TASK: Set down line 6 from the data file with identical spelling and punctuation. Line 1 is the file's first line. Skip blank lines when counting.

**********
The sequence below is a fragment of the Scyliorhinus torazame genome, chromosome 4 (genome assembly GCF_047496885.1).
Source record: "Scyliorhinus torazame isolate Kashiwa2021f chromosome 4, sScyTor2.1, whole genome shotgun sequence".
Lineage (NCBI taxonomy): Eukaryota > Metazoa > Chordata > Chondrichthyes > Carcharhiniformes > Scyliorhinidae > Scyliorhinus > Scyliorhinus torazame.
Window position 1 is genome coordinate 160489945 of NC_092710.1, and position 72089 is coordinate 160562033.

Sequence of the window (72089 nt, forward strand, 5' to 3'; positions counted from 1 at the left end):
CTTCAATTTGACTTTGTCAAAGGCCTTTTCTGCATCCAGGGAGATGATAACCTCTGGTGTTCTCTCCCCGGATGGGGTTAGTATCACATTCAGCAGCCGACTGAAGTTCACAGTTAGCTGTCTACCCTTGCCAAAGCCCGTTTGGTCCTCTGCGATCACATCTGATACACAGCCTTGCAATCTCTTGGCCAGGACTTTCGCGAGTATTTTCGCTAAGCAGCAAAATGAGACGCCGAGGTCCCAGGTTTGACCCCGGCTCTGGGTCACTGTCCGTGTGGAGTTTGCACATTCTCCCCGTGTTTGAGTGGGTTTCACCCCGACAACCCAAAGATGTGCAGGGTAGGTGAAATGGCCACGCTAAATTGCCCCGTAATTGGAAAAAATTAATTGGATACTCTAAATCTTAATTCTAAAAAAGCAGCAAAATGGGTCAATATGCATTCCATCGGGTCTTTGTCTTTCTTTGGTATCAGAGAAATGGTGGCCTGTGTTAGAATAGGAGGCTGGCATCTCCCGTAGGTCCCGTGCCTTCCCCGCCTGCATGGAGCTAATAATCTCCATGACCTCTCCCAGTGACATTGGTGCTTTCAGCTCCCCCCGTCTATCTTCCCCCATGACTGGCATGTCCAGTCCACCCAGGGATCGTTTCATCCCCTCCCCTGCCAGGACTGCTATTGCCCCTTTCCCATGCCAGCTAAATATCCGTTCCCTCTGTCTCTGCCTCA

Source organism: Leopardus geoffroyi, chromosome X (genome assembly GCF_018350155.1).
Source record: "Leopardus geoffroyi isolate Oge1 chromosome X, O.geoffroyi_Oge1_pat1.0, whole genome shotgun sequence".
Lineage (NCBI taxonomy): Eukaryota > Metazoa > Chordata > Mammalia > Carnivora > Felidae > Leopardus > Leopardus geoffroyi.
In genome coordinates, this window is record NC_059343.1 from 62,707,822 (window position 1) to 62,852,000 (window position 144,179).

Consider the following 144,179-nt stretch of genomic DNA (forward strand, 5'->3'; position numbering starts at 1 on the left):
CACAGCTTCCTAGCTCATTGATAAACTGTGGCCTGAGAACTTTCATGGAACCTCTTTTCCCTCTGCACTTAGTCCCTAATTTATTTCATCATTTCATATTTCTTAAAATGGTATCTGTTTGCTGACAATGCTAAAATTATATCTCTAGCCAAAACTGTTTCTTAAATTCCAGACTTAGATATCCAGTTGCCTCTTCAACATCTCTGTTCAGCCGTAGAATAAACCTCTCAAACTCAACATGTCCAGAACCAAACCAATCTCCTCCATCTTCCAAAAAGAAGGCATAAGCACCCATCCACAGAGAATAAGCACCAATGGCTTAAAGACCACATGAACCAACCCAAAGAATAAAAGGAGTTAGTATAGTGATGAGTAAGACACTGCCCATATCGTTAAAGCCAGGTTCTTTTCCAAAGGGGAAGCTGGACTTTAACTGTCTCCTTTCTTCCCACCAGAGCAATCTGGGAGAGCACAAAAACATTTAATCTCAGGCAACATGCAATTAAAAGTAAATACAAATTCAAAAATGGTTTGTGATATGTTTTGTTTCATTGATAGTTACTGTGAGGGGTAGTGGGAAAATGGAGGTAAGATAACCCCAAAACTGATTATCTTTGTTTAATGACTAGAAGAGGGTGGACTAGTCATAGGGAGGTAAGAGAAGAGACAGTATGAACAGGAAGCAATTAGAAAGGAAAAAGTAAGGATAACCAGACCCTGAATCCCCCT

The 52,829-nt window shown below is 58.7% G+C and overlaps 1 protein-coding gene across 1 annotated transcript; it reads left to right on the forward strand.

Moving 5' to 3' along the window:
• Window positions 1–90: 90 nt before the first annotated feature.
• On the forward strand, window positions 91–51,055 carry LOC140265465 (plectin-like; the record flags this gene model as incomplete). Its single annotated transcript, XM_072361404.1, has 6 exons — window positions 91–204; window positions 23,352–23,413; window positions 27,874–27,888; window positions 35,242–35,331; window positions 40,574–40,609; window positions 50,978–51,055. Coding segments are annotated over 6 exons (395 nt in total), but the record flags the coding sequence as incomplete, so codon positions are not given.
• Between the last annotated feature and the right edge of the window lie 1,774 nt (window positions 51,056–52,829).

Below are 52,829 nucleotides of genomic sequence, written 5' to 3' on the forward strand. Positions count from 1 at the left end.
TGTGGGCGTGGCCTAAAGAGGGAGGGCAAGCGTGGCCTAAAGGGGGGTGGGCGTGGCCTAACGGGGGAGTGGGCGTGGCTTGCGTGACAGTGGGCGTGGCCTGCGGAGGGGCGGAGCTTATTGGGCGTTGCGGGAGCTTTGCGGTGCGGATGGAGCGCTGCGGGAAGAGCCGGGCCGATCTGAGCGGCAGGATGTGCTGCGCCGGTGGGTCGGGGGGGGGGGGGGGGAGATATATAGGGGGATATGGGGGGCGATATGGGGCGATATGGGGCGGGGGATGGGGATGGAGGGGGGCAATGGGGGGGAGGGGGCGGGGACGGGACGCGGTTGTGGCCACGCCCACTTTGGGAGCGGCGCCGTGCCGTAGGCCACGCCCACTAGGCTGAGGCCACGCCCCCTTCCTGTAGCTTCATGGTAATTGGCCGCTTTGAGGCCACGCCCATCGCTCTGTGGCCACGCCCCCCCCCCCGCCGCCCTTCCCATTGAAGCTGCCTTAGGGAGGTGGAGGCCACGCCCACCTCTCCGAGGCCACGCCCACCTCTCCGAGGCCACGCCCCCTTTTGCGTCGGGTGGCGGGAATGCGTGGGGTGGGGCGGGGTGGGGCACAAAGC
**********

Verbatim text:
CTTCAATTTGACTTTGTCAAAGGCCTTTTCTGCATCCAGGGAGATGATAACCTCTGGTGTTCTCTCCCCGGATGGGGTTAGTATCACATTCAGCAGCCGACTGAAGTTCACAGTTAGCTGTCTACCCTTGCCAAAGCCCGTTTGGTCCTCTGCGATCACATCTGATACACAGCCTTGCAATCTCTTGGCCAGGACTTTCGCGAGTATTTTCGCTAAGCAGCAAAATGAGACGCCGAGGTCCCAGGTTTGACCCCGGCTCTGGGTCACTGTCCGTGTGGAGTTTGCACATTCTCCCCGTGTTTGAGTGGGTTTCACCCCGACAACCCAAAGATGTGCAGGGTAGGTGAAATGGCCACGCTAAATTGCCCCGTAATTGGAAAAAATTAATTGGATACTCTAAATCTTAATTCTAAAAAAGCAGCAAAATGGGTCAATATGCATTCCATCGGGTCTTTGTCTTTCTTTGGTATCAGAGAAATGGTGGCCTGTGTTAGAATAGGAGGCTGGCATCTCCCGTAGGTCCCGTGCCTTCCCCGCCTGCATGGAGCTAATAATCTCCATGACCTCTCCCAGTGACATTGGTGCTTTCAGCTCCCCCCGTCTATCTTCCCCCATGACTGGCATGTCCAGTCCACCCAGGGATCGTTTCATCCCCTCCCCTGCCAGGACTGCTATTGCCCCTTTCCCATGCCAGCTAAATATCCGTTCCCTCTGTCTCTGCCTCA